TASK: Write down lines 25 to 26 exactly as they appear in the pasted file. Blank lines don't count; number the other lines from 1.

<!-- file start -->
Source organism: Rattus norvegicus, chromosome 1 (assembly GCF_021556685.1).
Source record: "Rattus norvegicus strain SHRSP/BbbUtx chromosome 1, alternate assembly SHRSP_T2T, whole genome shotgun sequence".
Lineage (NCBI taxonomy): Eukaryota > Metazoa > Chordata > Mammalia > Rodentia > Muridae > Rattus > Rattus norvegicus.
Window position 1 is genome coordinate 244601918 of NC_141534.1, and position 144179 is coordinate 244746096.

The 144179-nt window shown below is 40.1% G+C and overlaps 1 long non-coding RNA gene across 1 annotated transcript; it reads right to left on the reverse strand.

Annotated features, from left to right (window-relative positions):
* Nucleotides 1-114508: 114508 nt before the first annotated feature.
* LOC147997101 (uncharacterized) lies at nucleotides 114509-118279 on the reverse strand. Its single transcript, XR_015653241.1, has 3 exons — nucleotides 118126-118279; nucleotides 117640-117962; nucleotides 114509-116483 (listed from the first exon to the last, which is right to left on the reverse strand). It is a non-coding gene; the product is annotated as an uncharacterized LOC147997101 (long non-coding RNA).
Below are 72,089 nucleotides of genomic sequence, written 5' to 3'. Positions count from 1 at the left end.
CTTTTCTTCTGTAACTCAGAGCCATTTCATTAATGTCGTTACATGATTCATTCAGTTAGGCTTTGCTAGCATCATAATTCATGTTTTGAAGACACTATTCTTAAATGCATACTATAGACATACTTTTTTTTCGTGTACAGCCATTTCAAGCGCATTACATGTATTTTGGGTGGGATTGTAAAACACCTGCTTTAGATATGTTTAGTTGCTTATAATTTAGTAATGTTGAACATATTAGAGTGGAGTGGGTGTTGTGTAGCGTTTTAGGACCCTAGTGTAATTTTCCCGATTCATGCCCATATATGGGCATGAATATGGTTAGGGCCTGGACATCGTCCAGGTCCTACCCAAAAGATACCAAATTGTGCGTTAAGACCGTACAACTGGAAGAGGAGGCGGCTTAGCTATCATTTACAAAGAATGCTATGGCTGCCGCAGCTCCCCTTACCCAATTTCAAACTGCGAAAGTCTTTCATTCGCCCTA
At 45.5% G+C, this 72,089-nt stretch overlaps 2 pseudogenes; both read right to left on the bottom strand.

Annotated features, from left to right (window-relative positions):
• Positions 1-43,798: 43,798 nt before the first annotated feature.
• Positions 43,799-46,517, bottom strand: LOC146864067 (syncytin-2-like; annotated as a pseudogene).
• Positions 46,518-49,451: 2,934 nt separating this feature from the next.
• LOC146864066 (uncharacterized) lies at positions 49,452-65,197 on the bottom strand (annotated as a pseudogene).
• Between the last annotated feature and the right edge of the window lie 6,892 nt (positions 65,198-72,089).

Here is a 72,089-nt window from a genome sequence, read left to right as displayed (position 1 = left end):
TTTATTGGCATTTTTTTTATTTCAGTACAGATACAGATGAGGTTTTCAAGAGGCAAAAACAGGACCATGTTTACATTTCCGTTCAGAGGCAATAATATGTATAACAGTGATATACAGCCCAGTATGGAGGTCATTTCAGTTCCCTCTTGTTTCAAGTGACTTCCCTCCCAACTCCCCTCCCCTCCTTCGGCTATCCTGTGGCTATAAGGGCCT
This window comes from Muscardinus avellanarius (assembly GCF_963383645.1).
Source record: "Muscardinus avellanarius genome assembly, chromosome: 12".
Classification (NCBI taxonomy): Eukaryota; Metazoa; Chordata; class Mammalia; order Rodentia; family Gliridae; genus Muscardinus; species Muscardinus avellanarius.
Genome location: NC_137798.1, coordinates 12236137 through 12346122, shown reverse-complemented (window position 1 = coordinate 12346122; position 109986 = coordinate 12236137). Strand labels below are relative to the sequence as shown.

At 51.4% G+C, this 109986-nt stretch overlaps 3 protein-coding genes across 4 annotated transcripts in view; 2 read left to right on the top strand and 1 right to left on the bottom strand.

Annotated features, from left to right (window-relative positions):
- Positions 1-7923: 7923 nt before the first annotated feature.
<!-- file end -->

Annotated features, from left to right (window-relative positions):
- Positions 1-7923: 7923 nt before the first annotated feature.